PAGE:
Le Monde featured an article on the social softness illusion and an interview with Kat.

“…« Ce qu’il y a de plus profond dans l’homme, c’est la peau », avait anticipé Paul Valéry. De fait, le toucher affectif joue un rôle central dans les bases des interactions sociales. Il est aussi vital dans la construction d’une personne, dans ses attachements et son développement cognitif…”

le mondeRead the full article here.

Las caricias son un <<pegamento social>> que engaña al cerebro

The social softness illusion was also featured in the Spanish media and Katerina was interviewed by ABC about the social softness illusion:

“…«El estudio proporciona la primera evidencia sistemática de que se siente un placer sensorial al acariciar a otros», explica a ABC Katerina Fotopoulou, directora del estudio e investigadora en el University College de Londres. «Ya se conocían los beneficios del “tacto afectivo” en las personas que reciben las caricias, pero nuestro trabajo se centra en la recompensa que obtiene el que toca y en los mecanismos psicológicos y fisiológicos que pueden intervenir»….”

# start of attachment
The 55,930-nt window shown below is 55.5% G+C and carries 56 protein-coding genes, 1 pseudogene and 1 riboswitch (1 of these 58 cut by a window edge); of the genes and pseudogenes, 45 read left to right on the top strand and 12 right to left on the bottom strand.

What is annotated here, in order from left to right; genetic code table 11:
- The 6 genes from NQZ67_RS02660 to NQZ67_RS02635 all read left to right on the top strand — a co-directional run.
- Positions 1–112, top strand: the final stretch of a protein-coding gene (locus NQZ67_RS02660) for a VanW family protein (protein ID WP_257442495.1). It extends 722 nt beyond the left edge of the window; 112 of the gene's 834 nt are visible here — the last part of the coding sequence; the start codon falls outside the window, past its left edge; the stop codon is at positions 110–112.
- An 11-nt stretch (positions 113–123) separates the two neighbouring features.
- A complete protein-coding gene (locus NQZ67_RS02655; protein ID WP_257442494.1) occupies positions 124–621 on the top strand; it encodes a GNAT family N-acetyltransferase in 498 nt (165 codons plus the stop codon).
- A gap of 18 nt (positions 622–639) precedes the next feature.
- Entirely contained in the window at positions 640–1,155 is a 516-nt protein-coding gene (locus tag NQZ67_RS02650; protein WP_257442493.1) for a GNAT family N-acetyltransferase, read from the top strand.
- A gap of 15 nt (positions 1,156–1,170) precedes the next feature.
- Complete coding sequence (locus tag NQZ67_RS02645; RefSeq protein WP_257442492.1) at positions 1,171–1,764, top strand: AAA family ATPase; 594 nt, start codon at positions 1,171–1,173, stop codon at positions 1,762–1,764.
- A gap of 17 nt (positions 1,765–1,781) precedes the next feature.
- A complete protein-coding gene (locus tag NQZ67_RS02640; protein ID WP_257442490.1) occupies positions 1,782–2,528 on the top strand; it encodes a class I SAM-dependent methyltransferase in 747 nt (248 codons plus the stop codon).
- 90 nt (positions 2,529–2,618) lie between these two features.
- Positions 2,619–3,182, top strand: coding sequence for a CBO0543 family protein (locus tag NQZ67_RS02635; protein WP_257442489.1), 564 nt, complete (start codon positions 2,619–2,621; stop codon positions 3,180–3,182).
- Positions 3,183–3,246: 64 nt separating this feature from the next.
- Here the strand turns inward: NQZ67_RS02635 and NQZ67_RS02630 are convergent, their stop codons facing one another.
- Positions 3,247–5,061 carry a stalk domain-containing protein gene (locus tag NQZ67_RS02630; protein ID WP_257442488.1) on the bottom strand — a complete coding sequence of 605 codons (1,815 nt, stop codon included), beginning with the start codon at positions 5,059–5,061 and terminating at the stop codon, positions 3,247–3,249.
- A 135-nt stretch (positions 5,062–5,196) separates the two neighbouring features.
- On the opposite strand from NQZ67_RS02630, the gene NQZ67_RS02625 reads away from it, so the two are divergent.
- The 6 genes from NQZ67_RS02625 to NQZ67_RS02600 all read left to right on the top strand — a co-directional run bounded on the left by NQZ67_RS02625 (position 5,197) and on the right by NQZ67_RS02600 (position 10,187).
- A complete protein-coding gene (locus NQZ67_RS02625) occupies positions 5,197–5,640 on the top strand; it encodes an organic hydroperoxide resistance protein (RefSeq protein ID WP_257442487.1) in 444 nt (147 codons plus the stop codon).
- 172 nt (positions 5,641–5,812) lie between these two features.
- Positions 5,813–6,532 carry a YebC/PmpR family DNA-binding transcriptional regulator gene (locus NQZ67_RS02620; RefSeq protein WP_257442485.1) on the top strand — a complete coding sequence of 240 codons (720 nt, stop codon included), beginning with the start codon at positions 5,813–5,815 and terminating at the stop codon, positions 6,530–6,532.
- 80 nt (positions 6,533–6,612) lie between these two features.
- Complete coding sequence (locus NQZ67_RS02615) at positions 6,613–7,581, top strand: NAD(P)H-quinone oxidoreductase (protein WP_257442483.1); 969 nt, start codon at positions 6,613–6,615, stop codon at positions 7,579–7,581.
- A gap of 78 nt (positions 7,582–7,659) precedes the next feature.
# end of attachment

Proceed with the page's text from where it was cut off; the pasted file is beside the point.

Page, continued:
Social softness illusion

Read the full article here.

La sensación de suavidad con una caricia es solo una ilusión creada por el cerebro

And the story was also covered in Pulzo:

“Así lo probó un estudio publicado por la revista Current Biology, que concluyó que esa sensación al rozar la piel no se da como la mayoría piensa.

Según la investigación, citada por ABC de España, la piel no es tan suave como percibimos y la ilusión responde a la velocidad de la caricia y depende mucho de la zona acariciada….”

Read the full article here.


You think other people’s skin feels softer than your own

Katlab’s latest published research on the social softness illusion is covered by the media:

“Getting a caress or a pat on the back from someone you love is comforting, but not just for you. A new study suggests that when we touch other people, we get pleasure ourselves. Other people’s skin feels softer than our own, suggesting our brain is creating an illusion based on its expectation of pleasure for the person being stroked….”



Read the full Braindecoder article here.